It is, thus, not surprising that academic interest in borders is on the increase. Over the last decades the topic has been developing into a new interdisciplinary field of research drawing together scholars from the social sciences and humanities. Border studies notably look at the historical, anthropological, sociological, and geopolitical aspects of borders ‘in the quest to understand the changing nature of territory, power, governance, and identity within both national and more global frames of reference’ (Wilson & Donnan: 20–21).

Topics may include but are not limited to:

 European Borders and the Refugee Crisis

 Shifting Borders, Territory and Partition

 The Frontier

 Security and Conflict

 Globalisation vs. National State

 Colonialism and New Imperialism

 Mobility, Migration and Multicultural Societies

 Borders and (national/sexual/racial) Identity

 Performativity

 Crossing Borders

 The Impact of Borders on Literature and their Literary Representation

 The Representation of Borders in the Arts

 Borders and Language(s)

 Physical Boundaries and the Self

 Psychological Aspects of Borders and Boundaries

Submissions are invited from academic staff, postgraduate students and independent scholars. Articles will be selected by the Board after peer review and published in a forthcoming issue of the journal, to be published in summer 2017.

Articles, which should not exceed 6,000 words, should be sent together with an abstract of about 250 words and brief biographical details about the author to: skepsi@kent.ac.uk

The deadline for submission is 31 October 2016.

Skepsi is an online interdisciplinary peer reviewed research journal, now in its ninth year, run by postgraduate students of the University of Kent’s School of European Culture and Languages and funded by the University of Kent.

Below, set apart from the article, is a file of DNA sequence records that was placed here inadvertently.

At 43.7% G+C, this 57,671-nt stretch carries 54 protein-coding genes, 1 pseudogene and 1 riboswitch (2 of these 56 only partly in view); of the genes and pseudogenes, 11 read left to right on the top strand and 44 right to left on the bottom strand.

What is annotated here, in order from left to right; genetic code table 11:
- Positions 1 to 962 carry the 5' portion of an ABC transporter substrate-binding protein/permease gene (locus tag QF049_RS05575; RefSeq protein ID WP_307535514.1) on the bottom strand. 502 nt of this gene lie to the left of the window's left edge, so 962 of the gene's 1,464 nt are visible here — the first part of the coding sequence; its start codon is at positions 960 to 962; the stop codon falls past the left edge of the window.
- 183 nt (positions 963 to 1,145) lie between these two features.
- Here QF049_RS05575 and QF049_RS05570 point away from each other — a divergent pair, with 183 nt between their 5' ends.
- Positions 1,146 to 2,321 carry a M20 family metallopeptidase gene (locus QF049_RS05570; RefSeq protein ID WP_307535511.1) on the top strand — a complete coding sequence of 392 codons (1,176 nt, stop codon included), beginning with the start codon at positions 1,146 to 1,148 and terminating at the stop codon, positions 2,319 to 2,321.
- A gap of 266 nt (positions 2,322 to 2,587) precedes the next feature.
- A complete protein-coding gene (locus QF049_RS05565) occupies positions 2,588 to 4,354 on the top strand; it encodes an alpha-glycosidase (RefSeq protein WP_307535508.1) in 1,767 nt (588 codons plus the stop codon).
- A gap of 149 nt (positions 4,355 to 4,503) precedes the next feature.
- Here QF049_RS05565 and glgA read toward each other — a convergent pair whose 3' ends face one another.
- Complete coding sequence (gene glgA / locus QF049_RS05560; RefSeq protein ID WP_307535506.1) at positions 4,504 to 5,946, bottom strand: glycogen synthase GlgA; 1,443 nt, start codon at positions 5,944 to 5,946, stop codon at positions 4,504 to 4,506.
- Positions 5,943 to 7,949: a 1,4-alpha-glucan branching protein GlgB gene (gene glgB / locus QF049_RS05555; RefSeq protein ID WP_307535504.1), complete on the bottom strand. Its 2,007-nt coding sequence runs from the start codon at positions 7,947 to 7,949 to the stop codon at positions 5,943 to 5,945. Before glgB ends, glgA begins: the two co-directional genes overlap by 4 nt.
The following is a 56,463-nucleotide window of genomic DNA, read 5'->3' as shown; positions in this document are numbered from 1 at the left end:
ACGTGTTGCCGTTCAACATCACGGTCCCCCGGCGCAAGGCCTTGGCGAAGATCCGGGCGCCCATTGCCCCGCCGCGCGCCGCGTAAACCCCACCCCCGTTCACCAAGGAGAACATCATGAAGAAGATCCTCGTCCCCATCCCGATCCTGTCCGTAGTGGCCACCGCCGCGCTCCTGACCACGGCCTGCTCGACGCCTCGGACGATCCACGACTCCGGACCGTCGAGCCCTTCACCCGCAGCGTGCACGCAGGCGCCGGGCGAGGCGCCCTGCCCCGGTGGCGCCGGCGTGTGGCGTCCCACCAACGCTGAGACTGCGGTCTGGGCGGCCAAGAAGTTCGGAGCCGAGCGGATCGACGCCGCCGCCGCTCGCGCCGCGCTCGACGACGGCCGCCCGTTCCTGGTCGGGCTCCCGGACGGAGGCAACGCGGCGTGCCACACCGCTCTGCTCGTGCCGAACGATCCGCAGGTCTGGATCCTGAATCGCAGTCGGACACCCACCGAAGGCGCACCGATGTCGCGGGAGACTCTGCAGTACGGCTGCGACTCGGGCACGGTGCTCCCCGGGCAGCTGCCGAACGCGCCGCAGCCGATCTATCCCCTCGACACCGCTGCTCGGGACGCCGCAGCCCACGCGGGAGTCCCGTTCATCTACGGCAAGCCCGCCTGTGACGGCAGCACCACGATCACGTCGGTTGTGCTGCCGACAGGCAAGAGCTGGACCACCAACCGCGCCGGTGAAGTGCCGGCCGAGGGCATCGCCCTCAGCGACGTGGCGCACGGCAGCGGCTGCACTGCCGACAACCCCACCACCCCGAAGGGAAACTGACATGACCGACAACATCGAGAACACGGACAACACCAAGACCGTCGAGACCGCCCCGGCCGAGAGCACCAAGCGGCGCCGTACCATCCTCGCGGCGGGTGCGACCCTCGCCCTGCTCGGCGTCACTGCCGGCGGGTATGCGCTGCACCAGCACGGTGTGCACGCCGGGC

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Skepsi Call for Peer Reviewers

Skepsi is currently looking for peer reviewers in the fields of the humanities and the social sciences.

All of the articles submitted to Skepsi are double-blind peer reviewed (the peer review will be blind both for the author and the peer-reviewer). Peer reviewers read and give anonymous feedback on the style, presentation, originality, scholarly merits, of the academic articles in their field of study.

The peer reviewing system guarantees the quality and the originality of the material published in the journal.

For more details on becoming a peer reviewer, please see the page here.

CFP: Samuel Beckett and World Literature

Samuel Beckett and World Literature 

4 – 5 May 2016, University of Kent

Keynotes:

Stanley E. Gontarski, Florida State University

Fábio de Souza Andrade, University of São Paulo

Almost unknown before the première of En attendant Godot in 1953, the immediate success of the play led to Samuel Beckett very quickly acquiring an international reputation. Since then, his works have been translated into numerous languages, and have exerted a considerable influence upon art and literature across the world. The award of the Nobel Prize in Literature in 1969 confirmed Beckett’s status as a major figure in world literature.